Venezuela has deported hundreds of Colombians as part of a security offensive along the border that is causing tensions between the two neighboring countries.
More than one thousand Colombians who had been living in Venezuela illegally were handed over to Colombian authorities, according to Gov. Jose Gregorio Vielma Mora of Tachira state. Venezuela says this is a crackdown against smugglers and criminal gangs operating along the border.
Last week Venezuelan President Nicolas Maduro closed a major crossing and declared a state of emergency in several western cities after three army officers were shot and wounded by gunmen he said belonged to paramilitary gangs operating from Colombia.
The gunmen have not been caught or identified, but the incident touched a nerve with supporters of Maduro's administration, who increasingly have placed blame for rampant crime and widespread shortages on Colombians.
Venezuela has added about 1,500 extra troops to the border area to do house by house searches looking for smugglers who buy goods at low prices in Venezuela and resell them across the border for big profits.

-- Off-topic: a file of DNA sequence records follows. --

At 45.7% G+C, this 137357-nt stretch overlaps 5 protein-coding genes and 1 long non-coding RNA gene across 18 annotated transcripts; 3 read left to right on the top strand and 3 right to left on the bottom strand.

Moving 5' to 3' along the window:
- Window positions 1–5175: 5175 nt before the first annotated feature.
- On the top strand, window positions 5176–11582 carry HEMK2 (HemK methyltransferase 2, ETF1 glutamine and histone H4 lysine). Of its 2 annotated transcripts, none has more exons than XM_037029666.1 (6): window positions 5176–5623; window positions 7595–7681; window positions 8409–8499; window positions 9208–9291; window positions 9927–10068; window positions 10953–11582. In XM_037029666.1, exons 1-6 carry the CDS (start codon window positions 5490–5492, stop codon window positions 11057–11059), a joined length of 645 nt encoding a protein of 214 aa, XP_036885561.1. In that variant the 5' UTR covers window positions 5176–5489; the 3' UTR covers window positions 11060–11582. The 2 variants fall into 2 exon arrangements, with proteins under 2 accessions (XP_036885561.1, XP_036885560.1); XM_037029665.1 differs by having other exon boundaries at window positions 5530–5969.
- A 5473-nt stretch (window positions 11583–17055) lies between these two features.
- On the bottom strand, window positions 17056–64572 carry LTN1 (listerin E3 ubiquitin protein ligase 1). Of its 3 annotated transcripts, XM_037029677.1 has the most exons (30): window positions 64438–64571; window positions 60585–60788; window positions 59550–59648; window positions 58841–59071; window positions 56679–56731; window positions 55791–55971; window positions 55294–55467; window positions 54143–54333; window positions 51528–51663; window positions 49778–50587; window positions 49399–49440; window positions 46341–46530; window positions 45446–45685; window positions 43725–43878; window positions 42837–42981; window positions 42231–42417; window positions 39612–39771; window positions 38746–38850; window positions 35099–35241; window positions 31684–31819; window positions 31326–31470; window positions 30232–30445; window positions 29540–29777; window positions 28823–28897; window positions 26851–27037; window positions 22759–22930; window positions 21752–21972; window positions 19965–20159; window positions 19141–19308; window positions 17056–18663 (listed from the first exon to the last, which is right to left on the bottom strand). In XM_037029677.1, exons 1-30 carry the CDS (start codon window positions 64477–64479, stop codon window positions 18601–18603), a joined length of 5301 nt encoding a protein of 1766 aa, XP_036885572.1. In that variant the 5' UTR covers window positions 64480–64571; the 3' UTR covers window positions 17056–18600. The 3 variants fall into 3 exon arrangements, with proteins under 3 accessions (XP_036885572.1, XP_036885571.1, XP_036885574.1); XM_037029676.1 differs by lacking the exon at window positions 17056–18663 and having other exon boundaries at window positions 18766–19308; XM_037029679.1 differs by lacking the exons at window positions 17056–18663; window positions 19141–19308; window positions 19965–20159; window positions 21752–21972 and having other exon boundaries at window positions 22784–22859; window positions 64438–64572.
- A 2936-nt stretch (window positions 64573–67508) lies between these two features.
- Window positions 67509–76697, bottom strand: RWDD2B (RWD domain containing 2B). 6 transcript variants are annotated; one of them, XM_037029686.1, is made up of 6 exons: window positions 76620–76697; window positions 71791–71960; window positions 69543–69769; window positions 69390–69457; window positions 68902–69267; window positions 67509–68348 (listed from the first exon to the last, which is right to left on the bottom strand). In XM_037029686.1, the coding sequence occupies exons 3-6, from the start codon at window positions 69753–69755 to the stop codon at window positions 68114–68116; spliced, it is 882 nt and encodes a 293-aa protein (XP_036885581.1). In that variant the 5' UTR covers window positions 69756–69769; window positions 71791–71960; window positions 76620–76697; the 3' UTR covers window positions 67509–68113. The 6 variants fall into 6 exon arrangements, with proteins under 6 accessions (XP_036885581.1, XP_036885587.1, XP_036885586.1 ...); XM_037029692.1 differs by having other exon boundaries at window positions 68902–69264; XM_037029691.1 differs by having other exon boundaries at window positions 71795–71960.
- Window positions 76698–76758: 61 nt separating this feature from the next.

Former Venezuelan ambassador and current Colombian Foreign Minister Maria Angela Holguin, went to the border Monday to supervise humanitarian efforts amid reports from deportees that families had been broken up and their homes bulldozed as part of the dragnet.
"We're convinced that closing the border isn't how we fight contraband," Holguin said.
Vielma Mora, the Venezuelan governor, denied reports of abuses, which The Associated Press was unable to verify. He said all those deported were treated with respect.
A Colombian official who spoke on condition of anonymity said the situation was tense but there was little to suggest that Venezuela had violated international conventions in its treatment of detainees.
Colombian President Juan Manuel Santos said Maduro's action would hurt communities on both sides of the border and generate unease. An estimated 5 million Colombians live in Venezuela, many of them without permission, and the flow of people and goods across the border has been a fixture of daily life for decades, changing direction with the shifting fortunes of each nation's economy.
Foreign ministers from both countries were expected to meet Wednesday in a bid to resolve the crisis. The Secretary General of the Organization of American States has also called for direct dialogue.
Opponents of Maduro's administration have denounced the mobilization of troops as an attempt to distract attention from a deep economic crisis.